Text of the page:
2. MS is mind over body, I was diagnosed over 20 years and my dr can testify that from day 1 I had a positive attitude that MS has my bocy but not ME, I had 4 small children at the time, but my prayer to God was to let me see them graduate High School, now they are all grown with families of there own and doing very well. I walk in my healing everyday because I know a cure will someday be found, until then inspite of the fatigue and limited agendas at times, I hold down a full time job — find out when your high energy times are work on that schedule. YOU CAN DO IT! My motto is “Forward Without Fear” and it has sustained me thus far.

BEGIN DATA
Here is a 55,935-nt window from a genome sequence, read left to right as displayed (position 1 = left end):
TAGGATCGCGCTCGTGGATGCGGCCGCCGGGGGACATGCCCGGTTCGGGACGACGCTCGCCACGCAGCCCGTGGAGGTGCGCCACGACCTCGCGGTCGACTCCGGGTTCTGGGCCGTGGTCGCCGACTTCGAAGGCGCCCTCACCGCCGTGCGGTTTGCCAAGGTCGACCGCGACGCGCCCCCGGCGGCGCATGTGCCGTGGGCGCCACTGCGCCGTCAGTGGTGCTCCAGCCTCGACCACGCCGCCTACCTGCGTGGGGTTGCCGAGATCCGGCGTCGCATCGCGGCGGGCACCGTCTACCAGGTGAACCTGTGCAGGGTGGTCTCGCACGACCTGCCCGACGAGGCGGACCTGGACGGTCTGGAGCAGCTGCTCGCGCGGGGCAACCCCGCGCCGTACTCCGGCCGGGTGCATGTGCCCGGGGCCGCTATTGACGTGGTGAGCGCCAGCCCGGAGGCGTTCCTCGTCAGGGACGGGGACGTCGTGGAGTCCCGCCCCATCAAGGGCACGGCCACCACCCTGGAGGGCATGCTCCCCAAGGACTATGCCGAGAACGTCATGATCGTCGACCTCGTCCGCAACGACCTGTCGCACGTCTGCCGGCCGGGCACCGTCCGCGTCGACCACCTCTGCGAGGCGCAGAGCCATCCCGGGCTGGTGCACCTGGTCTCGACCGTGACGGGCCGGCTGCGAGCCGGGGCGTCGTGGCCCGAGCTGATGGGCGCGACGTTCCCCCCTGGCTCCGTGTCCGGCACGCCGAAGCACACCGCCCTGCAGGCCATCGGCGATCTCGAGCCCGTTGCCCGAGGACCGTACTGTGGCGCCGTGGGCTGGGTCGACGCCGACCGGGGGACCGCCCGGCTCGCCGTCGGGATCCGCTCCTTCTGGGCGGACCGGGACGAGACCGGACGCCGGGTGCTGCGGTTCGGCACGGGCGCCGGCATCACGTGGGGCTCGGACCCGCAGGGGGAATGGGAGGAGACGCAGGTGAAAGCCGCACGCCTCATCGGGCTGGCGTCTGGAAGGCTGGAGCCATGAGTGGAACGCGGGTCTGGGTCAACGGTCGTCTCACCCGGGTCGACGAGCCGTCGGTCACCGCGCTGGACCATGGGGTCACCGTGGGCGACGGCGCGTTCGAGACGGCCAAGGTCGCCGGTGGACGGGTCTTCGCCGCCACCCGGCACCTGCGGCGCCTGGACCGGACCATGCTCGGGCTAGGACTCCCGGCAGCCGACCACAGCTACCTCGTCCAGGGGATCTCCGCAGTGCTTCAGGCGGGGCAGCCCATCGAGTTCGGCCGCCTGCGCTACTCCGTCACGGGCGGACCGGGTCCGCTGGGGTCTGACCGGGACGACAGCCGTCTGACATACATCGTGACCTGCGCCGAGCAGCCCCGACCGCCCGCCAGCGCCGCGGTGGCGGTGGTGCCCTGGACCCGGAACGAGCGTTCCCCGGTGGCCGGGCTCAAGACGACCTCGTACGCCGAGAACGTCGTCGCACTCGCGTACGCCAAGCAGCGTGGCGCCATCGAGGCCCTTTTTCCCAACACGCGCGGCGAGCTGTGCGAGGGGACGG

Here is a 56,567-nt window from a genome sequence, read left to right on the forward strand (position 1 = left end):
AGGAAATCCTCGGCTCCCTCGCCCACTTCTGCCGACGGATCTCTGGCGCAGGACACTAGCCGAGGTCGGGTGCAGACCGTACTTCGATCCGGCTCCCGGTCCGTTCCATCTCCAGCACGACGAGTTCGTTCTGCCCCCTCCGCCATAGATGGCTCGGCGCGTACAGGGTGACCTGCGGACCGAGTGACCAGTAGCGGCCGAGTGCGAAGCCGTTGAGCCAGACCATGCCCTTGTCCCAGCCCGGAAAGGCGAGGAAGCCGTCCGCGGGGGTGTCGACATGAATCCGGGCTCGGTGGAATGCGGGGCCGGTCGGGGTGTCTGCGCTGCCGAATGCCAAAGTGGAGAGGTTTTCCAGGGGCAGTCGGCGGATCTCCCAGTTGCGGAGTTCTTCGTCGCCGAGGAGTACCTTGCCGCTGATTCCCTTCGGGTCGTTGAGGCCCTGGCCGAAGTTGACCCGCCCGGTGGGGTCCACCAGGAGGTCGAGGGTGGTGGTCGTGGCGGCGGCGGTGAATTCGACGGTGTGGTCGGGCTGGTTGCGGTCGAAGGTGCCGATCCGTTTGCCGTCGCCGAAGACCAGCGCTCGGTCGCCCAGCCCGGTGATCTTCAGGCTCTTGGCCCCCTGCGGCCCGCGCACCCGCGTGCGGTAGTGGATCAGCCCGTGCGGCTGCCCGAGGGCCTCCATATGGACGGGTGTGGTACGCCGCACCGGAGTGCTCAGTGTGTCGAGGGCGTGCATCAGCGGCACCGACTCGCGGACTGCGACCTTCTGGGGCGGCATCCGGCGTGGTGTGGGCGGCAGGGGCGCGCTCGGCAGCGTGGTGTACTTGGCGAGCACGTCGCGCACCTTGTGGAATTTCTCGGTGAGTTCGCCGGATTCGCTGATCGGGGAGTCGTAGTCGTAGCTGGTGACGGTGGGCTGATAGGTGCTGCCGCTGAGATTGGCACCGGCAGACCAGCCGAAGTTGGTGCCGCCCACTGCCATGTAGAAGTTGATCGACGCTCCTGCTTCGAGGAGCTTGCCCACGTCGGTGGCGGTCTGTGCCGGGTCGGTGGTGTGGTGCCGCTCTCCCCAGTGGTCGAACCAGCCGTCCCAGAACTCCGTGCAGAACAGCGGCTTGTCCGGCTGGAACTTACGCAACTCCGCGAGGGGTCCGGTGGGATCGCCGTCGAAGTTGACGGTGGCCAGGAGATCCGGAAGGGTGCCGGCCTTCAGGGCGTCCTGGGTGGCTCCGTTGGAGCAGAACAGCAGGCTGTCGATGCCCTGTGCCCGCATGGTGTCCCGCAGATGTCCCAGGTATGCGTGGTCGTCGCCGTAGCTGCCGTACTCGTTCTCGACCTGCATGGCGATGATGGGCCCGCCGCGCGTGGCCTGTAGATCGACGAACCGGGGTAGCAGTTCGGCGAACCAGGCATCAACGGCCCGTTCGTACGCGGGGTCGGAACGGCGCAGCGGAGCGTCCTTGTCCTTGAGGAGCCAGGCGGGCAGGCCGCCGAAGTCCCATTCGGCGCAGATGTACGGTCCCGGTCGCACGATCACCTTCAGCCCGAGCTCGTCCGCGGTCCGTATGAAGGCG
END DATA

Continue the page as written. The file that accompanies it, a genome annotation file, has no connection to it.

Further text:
3. Thank you fo sharing this, I feel exactly the same way that you do. I have a small baby and luckily my husbands aunt has moved in with us to help out but there are so many days that I feel like I am failing everyone around me. I have a great husband and good support system but I feel guilty more than not. I also have fibromyalgia, and sjogrens and not enough Braun energy at the end of the day to keep explaining myself to family and friends whats wrong with me again and again. So sick of feeling sick and look forward everyday to spending any and all time i can with my son and husband.